Karuizawa from a Global Perspective
The natural and cultural landscape of the Karuizawa Plateau is said to be uniquely Japanese. This is not only because the topography is similar to that of Western countries, but also because the forest vegetation, which belongs to the Quercus serrata zone, shares similarities with the natural landscape of those countries in terms of flora and fauna.
French people who have stayed in Karuizawa associate it with their native Vosges Mountains, Germans with the Schwarzwald (translated as “Black Forest”) or Bavaria, and Americans with Michigan.
As mentioned above, Karuizawa was founded as a summer resort by Alexander Croft Shaw, a Canadian-born missionary who visited the area and discovered it as a summer resort (see “History of Karuizawa”). Karuizawa’s nature and climate were easily accepted by people from all over the world.
After the opening of the country to the outside world in 1854, white people in Japan suffered most from the extreme heat of midsummer. In their native countries in northwestern Europe and northern North America, the maximum temperature rarely exceeded 20°C (68°F) even in midsummer. This is why they sought hill stations where they could enjoy cooler temperatures even in summer.
In the early Meiji period, foreign residents built villas and hotels in Fujisawa City, Kugenuma, Hayama, and other locations on the Shonan coast, Hakone, Gotemba, Lake Chuzenji in Nikko, Izu, Nasuno, and Ikaho, as summer resorts near Tokyo.
Karuizawa began to develop as a summer resort late in the middle of the Meiji period (1868-1912), but by the Taisho period (1912-1926), it had developed into the number one summer resort in Japan.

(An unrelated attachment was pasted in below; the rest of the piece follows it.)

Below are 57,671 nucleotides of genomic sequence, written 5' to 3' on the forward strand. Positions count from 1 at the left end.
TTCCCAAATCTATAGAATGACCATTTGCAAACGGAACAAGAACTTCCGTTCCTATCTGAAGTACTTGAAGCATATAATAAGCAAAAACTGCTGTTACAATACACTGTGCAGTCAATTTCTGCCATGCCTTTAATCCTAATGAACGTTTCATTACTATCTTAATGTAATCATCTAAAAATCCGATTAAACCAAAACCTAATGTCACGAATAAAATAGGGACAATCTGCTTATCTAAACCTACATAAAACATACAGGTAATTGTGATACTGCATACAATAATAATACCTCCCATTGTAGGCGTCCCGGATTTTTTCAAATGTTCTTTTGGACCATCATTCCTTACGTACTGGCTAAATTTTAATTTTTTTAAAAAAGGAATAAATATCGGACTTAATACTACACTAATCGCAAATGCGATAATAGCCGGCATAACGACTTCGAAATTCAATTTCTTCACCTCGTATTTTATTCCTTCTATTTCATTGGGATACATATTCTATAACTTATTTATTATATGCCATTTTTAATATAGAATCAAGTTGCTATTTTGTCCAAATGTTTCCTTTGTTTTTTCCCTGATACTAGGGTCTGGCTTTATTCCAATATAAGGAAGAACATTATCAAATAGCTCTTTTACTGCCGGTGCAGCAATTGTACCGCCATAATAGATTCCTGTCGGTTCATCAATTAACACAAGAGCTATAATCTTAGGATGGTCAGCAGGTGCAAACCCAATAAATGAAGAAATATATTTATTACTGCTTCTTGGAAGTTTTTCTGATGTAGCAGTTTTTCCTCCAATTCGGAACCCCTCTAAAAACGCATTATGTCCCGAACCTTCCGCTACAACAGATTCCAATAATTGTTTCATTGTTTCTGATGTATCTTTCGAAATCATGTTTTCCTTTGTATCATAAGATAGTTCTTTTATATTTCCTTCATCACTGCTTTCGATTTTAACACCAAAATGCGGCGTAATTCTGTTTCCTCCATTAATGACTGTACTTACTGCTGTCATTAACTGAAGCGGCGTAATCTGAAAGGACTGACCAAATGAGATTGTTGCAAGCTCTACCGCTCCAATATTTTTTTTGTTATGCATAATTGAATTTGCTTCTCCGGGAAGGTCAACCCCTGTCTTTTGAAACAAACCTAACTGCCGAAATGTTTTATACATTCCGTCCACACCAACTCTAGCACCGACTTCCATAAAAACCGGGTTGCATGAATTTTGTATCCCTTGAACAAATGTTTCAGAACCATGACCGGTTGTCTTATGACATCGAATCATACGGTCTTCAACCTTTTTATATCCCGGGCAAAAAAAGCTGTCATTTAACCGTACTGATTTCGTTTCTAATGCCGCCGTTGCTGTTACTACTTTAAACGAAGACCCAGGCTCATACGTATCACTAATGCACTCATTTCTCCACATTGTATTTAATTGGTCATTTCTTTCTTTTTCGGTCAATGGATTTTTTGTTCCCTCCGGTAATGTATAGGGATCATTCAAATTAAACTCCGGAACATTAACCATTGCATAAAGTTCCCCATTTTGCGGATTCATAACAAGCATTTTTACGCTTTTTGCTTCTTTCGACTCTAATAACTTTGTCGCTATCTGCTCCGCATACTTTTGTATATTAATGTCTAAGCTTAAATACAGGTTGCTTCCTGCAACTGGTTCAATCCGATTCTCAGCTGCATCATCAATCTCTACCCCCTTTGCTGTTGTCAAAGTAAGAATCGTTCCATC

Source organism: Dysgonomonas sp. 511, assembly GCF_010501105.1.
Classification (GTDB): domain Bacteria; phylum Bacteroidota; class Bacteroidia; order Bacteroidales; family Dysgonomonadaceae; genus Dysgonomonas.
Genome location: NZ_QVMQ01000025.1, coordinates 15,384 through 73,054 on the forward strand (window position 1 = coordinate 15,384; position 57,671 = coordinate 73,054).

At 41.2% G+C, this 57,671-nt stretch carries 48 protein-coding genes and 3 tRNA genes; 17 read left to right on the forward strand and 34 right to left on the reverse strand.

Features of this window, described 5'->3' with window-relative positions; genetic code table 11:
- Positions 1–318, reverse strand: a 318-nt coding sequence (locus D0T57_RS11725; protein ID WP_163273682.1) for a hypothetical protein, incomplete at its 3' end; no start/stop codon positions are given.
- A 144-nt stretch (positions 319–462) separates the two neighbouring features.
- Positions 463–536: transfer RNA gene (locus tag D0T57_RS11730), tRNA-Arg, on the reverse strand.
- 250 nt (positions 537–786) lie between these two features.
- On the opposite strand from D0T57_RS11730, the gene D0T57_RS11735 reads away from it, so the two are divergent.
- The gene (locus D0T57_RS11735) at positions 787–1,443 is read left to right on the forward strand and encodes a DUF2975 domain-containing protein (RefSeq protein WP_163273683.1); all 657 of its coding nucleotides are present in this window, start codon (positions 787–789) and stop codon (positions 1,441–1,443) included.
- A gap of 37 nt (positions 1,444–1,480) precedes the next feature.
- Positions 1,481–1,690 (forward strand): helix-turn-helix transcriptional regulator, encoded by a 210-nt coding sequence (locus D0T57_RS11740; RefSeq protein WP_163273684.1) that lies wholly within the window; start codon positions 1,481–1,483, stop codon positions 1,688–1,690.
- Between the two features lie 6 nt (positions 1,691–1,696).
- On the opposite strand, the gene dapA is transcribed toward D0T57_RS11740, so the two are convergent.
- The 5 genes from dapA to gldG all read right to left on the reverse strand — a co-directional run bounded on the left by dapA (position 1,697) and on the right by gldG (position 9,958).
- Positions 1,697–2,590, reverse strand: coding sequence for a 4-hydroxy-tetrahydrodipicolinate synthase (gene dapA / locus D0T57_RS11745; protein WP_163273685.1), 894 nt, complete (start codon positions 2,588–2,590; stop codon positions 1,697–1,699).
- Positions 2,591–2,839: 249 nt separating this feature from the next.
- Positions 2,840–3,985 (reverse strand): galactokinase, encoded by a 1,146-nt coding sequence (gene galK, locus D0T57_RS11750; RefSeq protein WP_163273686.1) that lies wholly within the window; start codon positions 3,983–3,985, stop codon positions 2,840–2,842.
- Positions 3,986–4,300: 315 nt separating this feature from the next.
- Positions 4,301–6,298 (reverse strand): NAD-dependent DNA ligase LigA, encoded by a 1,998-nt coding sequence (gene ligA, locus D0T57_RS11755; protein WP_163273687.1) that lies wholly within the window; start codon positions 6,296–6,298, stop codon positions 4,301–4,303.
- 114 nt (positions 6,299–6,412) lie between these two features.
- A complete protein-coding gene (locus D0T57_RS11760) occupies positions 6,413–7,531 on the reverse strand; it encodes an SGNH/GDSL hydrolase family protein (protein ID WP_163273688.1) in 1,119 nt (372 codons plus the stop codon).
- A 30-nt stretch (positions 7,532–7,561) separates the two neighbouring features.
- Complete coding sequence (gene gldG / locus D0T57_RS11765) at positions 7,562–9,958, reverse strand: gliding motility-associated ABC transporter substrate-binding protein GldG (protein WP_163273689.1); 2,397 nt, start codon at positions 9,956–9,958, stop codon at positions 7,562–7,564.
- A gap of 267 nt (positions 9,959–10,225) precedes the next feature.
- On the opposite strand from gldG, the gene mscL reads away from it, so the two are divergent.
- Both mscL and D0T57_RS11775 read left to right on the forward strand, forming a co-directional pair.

The Great Kanto Earthquake of 1923 damaged villas on the Shonan coast, so some people moved their villas to Karuizawa.
Prior to that, the main areas of the Karuizawa plateau were satoyama during the Edo period (1603-1867), where fodder for cattle and horses was gathered, as well as firewood and coal materials. The isolated mountains were grassy hills until after World War II, and no trees seem to have grown naturally there.
Not many trees are depicted in Karuizawa-juku, Kutsumigake-juku, and Oiwake-juku in the ukiyoe “Kiso Kaido Rokujyu-tsugi” by Hiroshige Utagawa and Eisen Keisai.
The poem “A Poem about Falling Leaves Pine” written by Kitahara Hakushu was published in 1921, and the fallen leaves pine trees mentioned in the poem were planted by Amamiya Keijiro of the Koshu Zaibatsu in 1883, and consisted of 7 million trees, 38 years old and planted by him.
Natural larch (Tenkara), which was found at the foot of Mt. Asama, can only be found up to the middle of Mt. Asama in the subalpine zone.
The giant deciduous pine tree at Sengen Shrine in Oiwake is more than 200 years old, but it is a planted artificial tree.